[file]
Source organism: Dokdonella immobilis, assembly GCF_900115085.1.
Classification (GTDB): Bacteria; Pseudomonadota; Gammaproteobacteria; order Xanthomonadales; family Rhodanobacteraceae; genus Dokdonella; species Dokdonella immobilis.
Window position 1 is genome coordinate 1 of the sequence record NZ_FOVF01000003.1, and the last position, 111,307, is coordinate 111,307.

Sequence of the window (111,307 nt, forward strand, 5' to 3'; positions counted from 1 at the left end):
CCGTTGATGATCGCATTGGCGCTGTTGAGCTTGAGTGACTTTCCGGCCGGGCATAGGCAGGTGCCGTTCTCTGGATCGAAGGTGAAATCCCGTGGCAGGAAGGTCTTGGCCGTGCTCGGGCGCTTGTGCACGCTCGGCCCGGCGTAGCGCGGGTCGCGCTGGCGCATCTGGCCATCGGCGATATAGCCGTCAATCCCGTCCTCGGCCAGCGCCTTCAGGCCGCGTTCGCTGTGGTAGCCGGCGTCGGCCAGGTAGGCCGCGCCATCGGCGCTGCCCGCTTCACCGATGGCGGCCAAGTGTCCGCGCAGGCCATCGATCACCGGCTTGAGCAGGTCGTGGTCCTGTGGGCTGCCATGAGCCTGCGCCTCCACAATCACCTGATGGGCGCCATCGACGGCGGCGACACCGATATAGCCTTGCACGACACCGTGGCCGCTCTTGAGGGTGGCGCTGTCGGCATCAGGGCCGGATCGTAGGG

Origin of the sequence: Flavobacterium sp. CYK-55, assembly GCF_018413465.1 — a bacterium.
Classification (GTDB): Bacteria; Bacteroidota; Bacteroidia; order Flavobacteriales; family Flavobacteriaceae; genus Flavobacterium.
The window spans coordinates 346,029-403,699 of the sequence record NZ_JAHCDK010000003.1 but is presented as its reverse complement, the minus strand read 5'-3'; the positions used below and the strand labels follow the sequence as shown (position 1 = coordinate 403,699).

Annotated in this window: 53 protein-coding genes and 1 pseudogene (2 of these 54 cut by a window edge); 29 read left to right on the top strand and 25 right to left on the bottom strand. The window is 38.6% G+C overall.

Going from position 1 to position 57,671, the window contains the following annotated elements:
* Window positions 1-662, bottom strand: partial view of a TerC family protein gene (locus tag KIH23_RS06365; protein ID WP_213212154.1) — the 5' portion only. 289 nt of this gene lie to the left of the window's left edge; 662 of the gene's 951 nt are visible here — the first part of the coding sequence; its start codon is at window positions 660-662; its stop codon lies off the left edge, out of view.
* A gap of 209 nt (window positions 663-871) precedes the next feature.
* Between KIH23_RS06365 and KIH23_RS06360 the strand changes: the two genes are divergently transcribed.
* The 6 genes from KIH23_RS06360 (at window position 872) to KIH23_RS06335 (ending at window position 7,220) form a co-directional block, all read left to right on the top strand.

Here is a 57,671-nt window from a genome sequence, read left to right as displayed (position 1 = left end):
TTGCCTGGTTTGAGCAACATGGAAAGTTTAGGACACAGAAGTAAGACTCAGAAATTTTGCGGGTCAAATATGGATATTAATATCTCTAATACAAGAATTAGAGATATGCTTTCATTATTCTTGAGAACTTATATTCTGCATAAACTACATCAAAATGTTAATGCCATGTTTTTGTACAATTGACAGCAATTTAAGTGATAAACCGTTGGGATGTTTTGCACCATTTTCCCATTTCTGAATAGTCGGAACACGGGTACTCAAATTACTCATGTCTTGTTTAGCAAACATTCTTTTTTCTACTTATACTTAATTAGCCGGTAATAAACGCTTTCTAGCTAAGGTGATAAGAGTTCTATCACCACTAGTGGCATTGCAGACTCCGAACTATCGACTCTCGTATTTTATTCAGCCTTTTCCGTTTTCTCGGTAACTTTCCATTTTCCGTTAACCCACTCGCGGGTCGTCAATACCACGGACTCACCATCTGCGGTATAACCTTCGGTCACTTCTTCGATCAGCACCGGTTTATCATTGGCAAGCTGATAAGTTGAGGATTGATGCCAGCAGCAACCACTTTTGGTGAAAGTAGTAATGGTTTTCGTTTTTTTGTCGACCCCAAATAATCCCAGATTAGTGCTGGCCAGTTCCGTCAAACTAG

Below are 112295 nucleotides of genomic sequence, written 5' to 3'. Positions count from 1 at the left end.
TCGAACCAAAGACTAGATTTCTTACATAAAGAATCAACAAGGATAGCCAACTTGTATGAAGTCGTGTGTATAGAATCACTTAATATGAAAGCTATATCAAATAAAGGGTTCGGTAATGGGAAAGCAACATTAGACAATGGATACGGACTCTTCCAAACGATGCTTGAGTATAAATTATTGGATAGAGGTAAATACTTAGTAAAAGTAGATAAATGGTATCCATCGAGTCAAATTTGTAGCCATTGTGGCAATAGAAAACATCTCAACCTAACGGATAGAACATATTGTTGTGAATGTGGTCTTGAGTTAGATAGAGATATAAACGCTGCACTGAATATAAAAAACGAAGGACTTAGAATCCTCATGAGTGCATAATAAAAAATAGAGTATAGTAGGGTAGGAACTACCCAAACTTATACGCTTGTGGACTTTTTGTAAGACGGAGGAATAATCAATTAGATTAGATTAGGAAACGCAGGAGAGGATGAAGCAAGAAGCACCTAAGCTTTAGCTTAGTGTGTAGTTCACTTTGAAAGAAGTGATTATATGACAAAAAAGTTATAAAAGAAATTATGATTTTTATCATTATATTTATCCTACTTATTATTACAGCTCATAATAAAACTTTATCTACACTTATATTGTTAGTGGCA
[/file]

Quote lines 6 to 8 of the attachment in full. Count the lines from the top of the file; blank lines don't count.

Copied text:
Origin of the sequence: Flavobacterium sp. CYK-55, assembly GCF_018413465.1 — a bacterium.
Classification (GTDB): Bacteria; Bacteroidota; Bacteroidia; order Flavobacteriales; family Flavobacteriaceae; genus Flavobacterium.
The window spans coordinates 346,029-403,699 of the sequence record NZ_JAHCDK010000003.1 but is presented as its reverse complement, the minus strand read 5'-3'; the positions used below and the strand labels follow the sequence as shown (position 1 = coordinate 403,699).